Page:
David Gilchrist chats to Clayton Kearney from Horizon Motorhomes on customer relations and the importance of staying true to the company’s vision.
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“A wide horizon is the promise of an exciting adventure. It’s the wonder of boundless possibilities and the open road.
In the small seaside town of Ballina on the NSW north coast, businessman Clayton Kearney has turned that promise into an award-winning motorhome brand.
Horizon Motorhomes started modestly from the former motor mechanic’s workshop and used car yard in the late 1980s. Three decades later, Kearney moulded this idea of boundless possibilities and exciting adventure into the Horizon product line and made history by winning Manufacturer of the Year three years in a row at the NSW Caravan and Camping Industry Association NSW Awards.
And 2017 also saw Horizon Motorhomes pick up the Best of the Best category for the second year, cementing its reputation for high-quality workmanship as well as enter the Association’s Hall of Fame.
Clayton Kearney settles into a Casuarina Motorhome showcasing the exemplary styling for which Horizon is known to explain the trials behind the team’s success.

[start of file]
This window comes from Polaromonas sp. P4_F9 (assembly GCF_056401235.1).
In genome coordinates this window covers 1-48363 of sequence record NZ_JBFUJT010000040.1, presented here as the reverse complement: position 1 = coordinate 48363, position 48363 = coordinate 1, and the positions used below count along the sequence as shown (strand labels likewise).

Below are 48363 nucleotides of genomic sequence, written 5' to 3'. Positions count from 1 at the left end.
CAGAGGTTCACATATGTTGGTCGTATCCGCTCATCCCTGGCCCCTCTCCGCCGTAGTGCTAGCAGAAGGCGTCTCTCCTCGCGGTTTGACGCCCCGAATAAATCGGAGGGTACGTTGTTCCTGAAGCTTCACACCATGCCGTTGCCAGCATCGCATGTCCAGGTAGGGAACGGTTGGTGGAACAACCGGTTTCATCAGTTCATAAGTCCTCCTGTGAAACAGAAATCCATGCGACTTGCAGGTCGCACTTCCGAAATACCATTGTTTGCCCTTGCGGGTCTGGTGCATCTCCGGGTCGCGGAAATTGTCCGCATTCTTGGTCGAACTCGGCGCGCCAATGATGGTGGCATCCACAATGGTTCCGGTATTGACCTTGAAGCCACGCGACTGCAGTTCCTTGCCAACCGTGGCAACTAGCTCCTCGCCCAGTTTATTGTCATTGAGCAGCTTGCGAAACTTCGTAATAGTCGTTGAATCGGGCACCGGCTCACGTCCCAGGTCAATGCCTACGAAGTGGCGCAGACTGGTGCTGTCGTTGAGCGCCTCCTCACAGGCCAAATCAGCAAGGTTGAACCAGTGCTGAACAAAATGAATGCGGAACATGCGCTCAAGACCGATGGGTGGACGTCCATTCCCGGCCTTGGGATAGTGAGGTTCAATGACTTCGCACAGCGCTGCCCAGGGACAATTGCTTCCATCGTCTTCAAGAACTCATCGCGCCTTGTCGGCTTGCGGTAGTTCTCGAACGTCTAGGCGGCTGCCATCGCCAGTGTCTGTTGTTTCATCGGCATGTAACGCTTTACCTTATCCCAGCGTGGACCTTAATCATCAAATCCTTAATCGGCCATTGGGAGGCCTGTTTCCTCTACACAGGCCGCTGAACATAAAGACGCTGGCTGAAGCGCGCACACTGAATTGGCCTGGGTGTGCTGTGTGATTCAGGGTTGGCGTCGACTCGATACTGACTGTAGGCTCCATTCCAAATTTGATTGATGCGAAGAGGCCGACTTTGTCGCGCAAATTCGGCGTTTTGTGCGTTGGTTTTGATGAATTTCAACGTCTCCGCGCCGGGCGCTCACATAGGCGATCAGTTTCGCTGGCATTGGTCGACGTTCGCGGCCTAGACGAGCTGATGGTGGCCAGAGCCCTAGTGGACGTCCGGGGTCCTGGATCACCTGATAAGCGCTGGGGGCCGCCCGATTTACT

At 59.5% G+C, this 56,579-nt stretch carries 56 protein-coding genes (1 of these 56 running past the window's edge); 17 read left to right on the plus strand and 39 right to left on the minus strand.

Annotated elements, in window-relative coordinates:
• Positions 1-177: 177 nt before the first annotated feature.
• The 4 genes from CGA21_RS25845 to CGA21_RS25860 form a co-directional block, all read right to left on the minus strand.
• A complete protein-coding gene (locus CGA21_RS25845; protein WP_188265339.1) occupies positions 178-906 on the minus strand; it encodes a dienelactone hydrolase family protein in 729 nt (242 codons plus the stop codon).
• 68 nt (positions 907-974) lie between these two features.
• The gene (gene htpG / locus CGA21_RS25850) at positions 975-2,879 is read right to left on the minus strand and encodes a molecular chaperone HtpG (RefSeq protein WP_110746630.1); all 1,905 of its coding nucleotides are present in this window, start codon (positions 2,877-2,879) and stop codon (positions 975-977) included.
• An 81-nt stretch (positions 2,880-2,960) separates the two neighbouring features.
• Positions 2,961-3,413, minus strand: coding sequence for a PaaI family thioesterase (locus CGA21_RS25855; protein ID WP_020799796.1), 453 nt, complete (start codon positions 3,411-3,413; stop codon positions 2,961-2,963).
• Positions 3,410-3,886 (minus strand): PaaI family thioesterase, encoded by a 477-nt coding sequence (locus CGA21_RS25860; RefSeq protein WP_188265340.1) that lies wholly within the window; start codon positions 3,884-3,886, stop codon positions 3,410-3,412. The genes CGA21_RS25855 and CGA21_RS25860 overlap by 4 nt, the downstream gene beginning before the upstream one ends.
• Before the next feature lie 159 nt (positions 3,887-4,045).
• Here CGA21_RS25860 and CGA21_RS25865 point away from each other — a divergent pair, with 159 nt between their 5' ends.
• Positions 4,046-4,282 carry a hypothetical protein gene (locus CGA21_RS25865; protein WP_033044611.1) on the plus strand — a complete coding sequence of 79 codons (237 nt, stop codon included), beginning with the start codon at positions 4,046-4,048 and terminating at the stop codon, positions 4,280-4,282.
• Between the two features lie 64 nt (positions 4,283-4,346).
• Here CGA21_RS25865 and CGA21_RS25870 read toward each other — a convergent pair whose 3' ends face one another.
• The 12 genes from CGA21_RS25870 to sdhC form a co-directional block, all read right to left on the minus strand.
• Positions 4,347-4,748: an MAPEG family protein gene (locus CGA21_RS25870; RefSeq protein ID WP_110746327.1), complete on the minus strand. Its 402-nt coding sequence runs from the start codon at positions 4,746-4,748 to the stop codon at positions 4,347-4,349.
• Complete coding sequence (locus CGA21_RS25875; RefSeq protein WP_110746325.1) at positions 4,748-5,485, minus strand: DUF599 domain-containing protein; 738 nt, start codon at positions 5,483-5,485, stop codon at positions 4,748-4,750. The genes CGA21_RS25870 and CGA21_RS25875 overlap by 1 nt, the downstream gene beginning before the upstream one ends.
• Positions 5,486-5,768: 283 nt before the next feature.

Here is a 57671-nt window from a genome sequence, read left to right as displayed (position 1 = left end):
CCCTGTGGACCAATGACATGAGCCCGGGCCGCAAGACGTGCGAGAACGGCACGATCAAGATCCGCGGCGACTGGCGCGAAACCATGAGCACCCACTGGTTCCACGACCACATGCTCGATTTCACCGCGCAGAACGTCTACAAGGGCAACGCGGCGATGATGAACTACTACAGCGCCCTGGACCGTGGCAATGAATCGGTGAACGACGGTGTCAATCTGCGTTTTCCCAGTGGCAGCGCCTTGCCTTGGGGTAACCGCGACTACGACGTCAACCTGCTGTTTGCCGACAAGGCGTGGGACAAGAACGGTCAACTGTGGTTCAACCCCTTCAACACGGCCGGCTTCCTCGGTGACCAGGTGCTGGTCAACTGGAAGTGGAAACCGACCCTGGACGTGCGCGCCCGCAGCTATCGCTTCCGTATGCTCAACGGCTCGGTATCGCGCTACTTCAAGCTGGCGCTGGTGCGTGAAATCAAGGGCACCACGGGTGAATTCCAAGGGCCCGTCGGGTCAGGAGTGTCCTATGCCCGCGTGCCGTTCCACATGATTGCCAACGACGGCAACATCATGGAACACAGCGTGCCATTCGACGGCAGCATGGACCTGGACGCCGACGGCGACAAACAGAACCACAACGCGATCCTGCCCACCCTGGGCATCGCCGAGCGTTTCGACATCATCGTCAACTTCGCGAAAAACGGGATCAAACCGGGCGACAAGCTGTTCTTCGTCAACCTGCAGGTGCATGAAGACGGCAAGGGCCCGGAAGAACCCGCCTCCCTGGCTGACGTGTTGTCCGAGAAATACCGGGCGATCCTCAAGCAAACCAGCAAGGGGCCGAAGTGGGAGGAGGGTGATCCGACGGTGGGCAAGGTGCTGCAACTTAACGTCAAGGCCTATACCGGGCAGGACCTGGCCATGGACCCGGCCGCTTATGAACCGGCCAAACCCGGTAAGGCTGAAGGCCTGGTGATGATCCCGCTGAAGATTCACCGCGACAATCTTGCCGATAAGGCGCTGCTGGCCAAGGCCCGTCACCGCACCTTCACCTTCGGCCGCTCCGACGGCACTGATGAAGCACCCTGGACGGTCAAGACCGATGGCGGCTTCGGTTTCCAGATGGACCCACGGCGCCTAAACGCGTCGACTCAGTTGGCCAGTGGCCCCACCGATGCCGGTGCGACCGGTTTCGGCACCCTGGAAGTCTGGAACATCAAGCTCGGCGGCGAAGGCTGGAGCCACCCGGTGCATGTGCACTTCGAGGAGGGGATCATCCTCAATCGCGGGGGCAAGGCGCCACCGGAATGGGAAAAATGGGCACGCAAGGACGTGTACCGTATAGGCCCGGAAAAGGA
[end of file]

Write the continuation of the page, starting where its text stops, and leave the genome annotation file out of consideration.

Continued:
He recalls how it started with one motorhome in his used car yard. That van sold immediately. Looking for similar opportunities, he started repairing and refurbishing motorhomes.
“That led into buying second-hand Toyota Coaster buses and refitting them,” he says.
“We put them out in the sales yard and people would ask: ‘What brand are they?’ We didn’t have a brand name,” he laughs.
Smiling, he remembers mentioning the conundrum to his wife, who on reflection suggested Horizon. By her reckoning, it was a name that represented “the landscape – the wide horizon of Australia”. With that, history was created and a legend was born.
“We then started doing more and more fit-outs to second-hand buses,” Kearney explains. Then around 1998, as if glancing over a new horizon, he learned of the Mercedes-Benz Sprinter’s arrival on the Australian motoring scene.
As far as Kearney was concerned, this five-speed rear-wheel drive bus was…”
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